Information Minister Yuli Edelstein
Photo: Mati Elmaliach
The Fogel house after the massacre
Tamar Fogel (left) - 'Strong like her mother'
Photo: Gabi Newman, Samaria Regional Counci
IDF efforts to find terrorists continue
Photo: Reuters

Minister hopes images will shock world

Minister stands behind decision to publish explicit photos of terror attack aftermath, hoping to influence global public opinion. Meanwhile Fogel family mourns: Time to rise up beyond left, right, religious, and secular, says brother

The debate over the publication of pictures from the scene of the massacre in Itamar, which include explicit pictures of the murdered children's bodies, continues: Minister of Public Diplomacy and Diaspora Affairs Yuli Edelstein said Monday, "I want journalists and editorial staff to deal with those pictures." He added that the shocking pictures of the five murder victims may influence global public opinion.


The committee discussed Israel's information distribution issue in an era of social networks. At the center of the debate is the ministry's dilemma over whether to publish the heartrending photos of the bodies of the five victims – parents Ruthie and Udi and three of their six children – Yoav (11), Elad (4) and baby Hadas.


During the debate the minister explained why he believes the pictures should be published. "Let those who already have a fixed image of the conflict between the countries or the nations who can't seem to reach an agreement over a piece of land see the pictures of the three month old baby; maybe then they will understand that their image is distorted.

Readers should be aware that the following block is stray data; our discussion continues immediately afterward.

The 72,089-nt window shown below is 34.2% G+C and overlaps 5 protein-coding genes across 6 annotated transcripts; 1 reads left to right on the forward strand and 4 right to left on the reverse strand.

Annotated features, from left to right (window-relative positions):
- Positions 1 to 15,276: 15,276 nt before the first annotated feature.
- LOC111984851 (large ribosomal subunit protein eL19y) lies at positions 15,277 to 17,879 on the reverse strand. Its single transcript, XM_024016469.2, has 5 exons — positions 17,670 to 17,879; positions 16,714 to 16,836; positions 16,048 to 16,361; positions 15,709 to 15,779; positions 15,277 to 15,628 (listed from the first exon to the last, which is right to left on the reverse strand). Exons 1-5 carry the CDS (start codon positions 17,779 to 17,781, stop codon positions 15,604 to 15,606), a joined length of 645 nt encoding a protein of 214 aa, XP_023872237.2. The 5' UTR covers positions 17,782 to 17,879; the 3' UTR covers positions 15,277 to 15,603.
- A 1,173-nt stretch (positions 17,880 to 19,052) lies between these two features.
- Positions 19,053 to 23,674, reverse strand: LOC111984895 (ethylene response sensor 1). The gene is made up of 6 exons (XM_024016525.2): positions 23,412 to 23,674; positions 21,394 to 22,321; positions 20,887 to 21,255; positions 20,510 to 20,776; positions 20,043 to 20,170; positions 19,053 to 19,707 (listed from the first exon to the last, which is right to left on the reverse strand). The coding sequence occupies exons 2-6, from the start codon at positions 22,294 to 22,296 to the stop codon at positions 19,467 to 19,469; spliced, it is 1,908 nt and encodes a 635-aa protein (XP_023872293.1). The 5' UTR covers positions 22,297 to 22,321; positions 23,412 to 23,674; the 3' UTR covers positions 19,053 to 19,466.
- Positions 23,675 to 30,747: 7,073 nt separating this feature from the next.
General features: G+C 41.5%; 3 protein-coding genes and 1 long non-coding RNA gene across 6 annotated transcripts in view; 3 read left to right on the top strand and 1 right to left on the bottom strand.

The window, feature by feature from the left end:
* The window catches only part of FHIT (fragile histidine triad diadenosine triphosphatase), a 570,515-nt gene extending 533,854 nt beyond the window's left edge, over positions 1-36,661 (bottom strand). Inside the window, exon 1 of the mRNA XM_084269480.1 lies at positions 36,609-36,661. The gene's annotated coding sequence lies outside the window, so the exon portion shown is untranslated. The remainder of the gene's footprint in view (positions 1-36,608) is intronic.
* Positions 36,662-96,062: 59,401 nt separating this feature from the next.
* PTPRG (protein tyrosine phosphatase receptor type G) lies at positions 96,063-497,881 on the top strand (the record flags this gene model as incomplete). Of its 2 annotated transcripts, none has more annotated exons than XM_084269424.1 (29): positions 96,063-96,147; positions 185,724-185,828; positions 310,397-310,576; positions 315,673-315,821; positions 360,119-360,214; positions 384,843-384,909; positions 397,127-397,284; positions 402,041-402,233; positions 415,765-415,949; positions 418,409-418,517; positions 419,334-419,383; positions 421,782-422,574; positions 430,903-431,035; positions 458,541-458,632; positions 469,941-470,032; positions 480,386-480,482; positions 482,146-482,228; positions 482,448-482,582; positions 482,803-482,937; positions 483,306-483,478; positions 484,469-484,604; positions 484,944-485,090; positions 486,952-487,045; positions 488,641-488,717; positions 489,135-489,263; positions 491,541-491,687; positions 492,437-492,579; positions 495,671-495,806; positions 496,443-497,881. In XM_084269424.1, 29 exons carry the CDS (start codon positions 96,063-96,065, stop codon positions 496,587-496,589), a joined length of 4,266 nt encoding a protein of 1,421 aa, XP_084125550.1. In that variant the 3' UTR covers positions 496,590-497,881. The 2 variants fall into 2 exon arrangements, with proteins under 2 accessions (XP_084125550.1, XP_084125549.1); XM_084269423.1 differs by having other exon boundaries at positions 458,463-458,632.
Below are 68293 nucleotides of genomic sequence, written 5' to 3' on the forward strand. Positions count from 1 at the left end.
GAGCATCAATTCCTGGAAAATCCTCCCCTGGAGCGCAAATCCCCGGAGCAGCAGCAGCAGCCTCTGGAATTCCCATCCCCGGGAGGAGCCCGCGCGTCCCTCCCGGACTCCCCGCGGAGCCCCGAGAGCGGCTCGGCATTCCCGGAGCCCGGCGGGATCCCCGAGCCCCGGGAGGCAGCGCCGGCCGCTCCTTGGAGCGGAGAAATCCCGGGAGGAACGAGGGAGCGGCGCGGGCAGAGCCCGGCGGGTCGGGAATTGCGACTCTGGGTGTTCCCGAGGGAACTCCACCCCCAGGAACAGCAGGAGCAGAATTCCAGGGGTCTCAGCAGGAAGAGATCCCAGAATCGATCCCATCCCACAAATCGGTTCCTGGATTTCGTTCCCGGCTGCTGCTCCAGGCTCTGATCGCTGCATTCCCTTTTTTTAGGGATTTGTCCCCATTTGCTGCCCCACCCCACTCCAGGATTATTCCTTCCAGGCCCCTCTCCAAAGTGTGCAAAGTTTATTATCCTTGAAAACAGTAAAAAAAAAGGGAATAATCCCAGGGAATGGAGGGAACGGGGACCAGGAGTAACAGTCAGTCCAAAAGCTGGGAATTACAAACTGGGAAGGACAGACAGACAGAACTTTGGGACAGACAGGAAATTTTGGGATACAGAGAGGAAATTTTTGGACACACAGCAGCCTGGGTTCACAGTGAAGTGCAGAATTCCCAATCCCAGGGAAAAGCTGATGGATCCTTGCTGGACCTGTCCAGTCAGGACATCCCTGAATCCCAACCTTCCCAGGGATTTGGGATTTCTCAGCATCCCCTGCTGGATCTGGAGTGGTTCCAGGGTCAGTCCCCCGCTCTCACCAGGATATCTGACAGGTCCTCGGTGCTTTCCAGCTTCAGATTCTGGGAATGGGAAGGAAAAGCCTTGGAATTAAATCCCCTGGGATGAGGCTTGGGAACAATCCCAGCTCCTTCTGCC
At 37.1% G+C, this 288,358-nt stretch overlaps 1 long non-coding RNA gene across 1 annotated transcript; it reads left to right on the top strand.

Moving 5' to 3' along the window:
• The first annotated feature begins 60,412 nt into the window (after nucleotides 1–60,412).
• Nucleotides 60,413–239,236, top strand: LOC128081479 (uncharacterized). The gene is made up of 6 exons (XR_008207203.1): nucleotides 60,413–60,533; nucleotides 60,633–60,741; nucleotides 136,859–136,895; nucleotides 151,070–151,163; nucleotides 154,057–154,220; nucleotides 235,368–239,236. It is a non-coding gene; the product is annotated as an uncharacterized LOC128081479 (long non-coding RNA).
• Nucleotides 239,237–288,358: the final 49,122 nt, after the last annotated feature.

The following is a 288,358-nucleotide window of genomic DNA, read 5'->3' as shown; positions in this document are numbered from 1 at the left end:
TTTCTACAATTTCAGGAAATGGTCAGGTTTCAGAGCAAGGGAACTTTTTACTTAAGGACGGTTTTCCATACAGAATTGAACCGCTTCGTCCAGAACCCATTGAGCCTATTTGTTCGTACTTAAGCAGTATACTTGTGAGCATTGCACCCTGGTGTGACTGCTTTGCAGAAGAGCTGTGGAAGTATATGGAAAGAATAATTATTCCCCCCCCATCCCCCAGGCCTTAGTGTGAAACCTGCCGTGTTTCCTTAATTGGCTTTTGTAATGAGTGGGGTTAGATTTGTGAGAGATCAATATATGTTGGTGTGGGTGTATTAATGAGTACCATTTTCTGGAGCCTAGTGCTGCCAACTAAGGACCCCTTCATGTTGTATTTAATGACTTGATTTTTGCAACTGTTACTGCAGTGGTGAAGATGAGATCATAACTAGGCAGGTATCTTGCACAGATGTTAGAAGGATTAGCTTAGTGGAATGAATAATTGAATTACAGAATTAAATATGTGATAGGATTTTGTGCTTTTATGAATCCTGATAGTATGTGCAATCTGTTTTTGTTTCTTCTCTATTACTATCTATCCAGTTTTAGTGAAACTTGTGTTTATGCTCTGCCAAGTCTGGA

"We all hope and pray that we will never need to expose ourselves to these pictures, but if heaven forbid there are more events like these in the future – we will know how to handle it."


Explaining how he reached the decision to publish the photos the minister added: "I have often been asked why we are so sterile in the information we share. At some point the events accumulate and though we have personally been exposed to unmentionable horrors, everyone has that point that gets them.


"The decision wasn't an easy one, without the family's consent we would never have even considered the issue. The family said yes – under certain conditions."


Knesset member Nachman Shai (Kadima) also addressed the issue. "The pictures could have been released," he said. "But it seems that the decision derives from hysterical and quick decisions to situations, since there is no planning or consideration and since the government is dragged into things instead of initiating – both with the pictures and the decision to build.


"Israel has no policy, it just responds to events without deliberation or strategic planning. The pictures were forced on the government because they leaked out and the construction decision is causing global criticism which damages the affect of the terror attack."


Former Minister Isaac Herzog also disagreed with Edelstein's decision, saying it "weakens" Israel. "The decision to publish the photos broadcasts panic and leads to disrespect for the grief," he said. The fact that the photos are being published right after Israel announced the approval of more construction in the West Bank "creates confusion", he added.